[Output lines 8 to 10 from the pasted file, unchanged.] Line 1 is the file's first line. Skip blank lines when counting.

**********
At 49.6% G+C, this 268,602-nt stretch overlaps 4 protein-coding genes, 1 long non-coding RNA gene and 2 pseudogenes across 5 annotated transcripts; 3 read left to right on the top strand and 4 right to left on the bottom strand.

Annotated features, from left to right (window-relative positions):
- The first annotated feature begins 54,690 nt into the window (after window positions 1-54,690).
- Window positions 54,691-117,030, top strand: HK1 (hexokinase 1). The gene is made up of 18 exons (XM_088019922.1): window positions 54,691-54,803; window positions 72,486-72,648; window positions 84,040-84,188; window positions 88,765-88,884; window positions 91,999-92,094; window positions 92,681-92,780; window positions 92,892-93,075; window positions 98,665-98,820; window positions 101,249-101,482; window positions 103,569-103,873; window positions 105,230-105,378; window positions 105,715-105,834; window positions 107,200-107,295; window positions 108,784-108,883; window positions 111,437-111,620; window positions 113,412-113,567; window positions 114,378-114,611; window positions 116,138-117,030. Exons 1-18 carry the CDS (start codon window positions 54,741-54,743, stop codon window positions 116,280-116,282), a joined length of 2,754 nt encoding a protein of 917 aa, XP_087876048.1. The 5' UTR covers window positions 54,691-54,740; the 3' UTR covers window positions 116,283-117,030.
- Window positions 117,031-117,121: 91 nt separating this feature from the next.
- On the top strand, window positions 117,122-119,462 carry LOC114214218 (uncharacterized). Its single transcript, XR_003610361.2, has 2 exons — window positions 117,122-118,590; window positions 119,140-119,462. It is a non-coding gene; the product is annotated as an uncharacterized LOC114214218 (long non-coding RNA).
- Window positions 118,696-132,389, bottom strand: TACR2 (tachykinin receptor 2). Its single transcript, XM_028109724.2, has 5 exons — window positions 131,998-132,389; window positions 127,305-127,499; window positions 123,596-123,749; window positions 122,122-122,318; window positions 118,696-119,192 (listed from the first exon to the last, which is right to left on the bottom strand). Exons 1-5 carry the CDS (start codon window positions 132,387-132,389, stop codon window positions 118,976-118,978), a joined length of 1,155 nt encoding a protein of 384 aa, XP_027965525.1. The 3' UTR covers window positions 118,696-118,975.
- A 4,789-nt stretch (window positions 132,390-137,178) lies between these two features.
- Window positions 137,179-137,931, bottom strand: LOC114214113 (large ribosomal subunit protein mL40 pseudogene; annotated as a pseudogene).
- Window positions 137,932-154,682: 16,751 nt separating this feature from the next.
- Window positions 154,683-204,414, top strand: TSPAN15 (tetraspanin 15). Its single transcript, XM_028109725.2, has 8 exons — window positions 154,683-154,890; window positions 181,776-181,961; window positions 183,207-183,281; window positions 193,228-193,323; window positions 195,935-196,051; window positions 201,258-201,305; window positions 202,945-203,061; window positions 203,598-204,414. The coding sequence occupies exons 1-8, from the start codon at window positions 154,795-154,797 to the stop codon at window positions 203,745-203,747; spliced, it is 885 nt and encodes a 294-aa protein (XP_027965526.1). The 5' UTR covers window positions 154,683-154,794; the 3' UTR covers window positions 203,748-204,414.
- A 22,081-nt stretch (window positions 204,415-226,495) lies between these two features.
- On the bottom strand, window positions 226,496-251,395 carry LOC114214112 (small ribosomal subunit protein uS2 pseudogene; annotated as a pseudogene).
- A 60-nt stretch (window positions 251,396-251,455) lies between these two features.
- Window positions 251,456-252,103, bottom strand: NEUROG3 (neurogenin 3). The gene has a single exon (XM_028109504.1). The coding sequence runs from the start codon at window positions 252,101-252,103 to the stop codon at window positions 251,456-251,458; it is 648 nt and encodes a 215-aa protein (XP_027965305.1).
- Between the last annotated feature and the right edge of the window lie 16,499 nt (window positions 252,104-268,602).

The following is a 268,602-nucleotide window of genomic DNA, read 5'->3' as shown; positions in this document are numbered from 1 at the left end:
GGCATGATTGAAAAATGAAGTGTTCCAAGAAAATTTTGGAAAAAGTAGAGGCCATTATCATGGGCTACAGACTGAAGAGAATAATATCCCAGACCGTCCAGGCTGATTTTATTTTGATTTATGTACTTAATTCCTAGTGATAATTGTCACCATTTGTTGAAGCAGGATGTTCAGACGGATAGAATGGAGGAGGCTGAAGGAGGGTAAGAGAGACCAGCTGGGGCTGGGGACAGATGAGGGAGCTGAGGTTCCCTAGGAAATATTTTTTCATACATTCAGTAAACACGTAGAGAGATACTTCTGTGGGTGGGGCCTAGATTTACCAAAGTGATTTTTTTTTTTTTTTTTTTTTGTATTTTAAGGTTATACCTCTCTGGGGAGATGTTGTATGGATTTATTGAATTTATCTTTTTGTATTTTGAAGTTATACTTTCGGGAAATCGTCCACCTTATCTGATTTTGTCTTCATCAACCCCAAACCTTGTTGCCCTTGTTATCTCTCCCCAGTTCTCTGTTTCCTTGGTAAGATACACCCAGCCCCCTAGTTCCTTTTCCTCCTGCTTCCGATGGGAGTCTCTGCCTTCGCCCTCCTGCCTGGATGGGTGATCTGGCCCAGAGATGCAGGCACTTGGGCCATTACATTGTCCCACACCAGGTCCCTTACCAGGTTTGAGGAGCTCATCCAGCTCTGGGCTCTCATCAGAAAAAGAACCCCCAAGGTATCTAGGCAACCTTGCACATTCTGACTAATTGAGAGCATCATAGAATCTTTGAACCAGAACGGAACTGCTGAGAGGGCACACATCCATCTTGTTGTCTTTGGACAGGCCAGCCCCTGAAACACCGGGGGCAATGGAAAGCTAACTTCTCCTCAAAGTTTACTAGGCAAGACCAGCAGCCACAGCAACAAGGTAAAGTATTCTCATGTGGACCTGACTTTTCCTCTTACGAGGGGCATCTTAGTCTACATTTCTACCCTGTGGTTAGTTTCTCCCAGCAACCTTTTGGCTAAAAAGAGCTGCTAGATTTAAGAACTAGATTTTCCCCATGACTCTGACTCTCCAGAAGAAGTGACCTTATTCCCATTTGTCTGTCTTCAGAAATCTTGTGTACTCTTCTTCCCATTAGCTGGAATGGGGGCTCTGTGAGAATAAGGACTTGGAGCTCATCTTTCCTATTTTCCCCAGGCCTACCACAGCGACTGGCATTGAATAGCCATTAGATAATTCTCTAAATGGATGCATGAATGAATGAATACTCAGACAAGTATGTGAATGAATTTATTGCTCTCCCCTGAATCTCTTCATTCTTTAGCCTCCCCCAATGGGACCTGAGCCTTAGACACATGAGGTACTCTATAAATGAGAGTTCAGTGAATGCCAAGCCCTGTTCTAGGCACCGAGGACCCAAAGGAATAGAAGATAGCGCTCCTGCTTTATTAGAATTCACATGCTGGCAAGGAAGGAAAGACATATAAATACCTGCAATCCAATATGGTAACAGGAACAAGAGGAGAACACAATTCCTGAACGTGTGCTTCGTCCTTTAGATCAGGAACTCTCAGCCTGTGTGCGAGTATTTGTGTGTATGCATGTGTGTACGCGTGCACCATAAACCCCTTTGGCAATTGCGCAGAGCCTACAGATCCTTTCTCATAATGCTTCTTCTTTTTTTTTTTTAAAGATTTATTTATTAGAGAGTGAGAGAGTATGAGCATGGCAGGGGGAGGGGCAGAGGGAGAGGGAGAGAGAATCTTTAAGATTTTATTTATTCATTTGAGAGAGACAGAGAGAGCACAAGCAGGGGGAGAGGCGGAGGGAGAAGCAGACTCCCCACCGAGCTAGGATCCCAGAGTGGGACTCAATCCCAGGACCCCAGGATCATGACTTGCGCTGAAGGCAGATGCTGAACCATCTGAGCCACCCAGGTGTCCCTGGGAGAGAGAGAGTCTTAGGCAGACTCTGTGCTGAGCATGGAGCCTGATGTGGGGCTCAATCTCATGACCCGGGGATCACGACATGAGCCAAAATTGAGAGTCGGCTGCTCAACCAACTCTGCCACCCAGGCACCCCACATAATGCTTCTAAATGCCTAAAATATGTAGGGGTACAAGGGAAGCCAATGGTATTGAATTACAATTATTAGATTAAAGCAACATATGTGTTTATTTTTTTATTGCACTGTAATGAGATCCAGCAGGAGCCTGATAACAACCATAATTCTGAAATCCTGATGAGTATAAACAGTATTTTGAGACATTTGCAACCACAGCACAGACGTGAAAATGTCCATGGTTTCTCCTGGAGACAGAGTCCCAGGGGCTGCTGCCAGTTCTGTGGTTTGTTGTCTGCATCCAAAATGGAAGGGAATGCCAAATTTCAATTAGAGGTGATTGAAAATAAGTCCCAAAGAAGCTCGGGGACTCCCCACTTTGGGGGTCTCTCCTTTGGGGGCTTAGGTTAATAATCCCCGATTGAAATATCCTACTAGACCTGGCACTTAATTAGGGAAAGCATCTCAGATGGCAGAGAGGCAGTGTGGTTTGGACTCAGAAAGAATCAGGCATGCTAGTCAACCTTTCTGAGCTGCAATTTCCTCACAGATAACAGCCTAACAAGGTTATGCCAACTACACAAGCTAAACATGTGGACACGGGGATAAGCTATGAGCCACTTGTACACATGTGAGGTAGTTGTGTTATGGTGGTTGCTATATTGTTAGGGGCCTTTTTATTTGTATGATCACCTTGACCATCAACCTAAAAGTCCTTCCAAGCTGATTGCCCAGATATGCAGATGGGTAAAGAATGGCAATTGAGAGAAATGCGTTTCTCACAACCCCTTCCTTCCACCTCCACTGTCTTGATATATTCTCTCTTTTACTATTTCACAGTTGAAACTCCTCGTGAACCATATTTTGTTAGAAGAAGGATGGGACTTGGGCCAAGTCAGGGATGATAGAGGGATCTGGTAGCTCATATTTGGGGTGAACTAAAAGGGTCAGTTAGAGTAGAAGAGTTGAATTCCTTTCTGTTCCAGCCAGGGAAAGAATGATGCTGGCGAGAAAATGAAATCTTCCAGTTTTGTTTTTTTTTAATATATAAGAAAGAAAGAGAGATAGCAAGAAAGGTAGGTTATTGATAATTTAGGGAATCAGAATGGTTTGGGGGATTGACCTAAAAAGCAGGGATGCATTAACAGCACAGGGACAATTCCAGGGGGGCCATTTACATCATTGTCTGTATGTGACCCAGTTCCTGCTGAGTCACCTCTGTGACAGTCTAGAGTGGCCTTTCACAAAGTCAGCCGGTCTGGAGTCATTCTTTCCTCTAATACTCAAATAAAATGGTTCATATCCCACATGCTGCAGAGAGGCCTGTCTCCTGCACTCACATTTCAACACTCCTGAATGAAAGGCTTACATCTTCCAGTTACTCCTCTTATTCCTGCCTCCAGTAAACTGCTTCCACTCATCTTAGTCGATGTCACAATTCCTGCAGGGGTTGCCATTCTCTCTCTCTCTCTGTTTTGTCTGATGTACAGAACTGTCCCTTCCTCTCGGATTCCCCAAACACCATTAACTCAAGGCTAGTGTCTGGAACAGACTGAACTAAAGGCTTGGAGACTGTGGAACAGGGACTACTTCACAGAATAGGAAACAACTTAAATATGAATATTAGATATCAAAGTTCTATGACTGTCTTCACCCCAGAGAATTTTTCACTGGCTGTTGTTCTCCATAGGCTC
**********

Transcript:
- A 4,789-nt stretch (window positions 132,390-137,178) lies between these two features.
- Window positions 137,179-137,931, bottom strand: LOC114214113 (large ribosomal subunit protein mL40 pseudogene; annotated as a pseudogene).
- Window positions 137,932-154,682: 16,751 nt separating this feature from the next.